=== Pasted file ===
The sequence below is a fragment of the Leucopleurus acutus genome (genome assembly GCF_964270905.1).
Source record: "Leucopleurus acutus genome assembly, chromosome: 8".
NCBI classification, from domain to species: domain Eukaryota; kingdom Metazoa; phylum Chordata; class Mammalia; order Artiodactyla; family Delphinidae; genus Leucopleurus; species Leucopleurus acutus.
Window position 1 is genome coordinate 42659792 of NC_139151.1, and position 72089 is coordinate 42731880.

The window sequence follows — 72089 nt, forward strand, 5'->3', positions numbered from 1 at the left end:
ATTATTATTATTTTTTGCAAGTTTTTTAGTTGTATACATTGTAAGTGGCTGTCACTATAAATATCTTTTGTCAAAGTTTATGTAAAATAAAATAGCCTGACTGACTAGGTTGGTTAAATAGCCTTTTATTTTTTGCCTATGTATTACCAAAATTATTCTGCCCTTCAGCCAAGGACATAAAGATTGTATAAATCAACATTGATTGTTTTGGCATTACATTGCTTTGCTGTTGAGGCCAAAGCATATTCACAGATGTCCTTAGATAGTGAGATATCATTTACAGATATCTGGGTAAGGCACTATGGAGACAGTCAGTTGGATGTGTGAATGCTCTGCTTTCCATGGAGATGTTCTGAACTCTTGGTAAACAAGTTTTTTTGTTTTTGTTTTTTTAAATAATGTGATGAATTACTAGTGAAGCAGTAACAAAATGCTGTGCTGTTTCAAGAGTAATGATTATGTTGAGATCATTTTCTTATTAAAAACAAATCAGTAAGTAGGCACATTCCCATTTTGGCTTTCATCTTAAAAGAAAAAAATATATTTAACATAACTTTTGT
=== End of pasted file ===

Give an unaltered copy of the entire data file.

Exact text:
The sequence below is a fragment of the Leucopleurus acutus genome (genome assembly GCF_964270905.1).
Source record: "Leucopleurus acutus genome assembly, chromosome: 8".
NCBI classification, from domain to species: domain Eukaryota; kingdom Metazoa; phylum Chordata; class Mammalia; order Artiodactyla; family Delphinidae; genus Leucopleurus; species Leucopleurus acutus.
Window position 1 is genome coordinate 42659792 of NC_139151.1, and position 72089 is coordinate 42731880.

The window sequence follows — 72089 nt, forward strand, 5'->3', positions numbered from 1 at the left end:
ATTATTATTATTTTTTGCAAGTTTTTTAGTTGTATACATTGTAAGTGGCTGTCACTATAAATATCTTTTGTCAAAGTTTATGTAAAATAAAATAGCCTGACTGACTAGGTTGGTTAAATAGCCTTTTATTTTTTGCCTATGTATTACCAAAATTATTCTGCCCTTCAGCCAAGGACATAAAGATTGTATAAATCAACATTGATTGTTTTGGCATTACATTGCTTTGCTGTTGAGGCCAAAGCATATTCACAGATGTCCTTAGATAGTGAGATATCATTTACAGATATCTGGGTAAGGCACTATGGAGACAGTCAGTTGGATGTGTGAATGCTCTGCTTTCCATGGAGATGTTCTGAACTCTTGGTAAACAAGTTTTTTTGTTTTTGTTTTTTTAAATAATGTGATGAATTACTAGTGAAGCAGTAACAAAATGCTGTGCTGTTTCAAGAGTAATGATTATGTTGAGATCATTTTCTTATTAAAAACAAATCAGTAAGTAGGCACATTCCCATTTTGGCTTTCATCTTAAAAGAAAAAAATATATTTAACATAACTTTTGT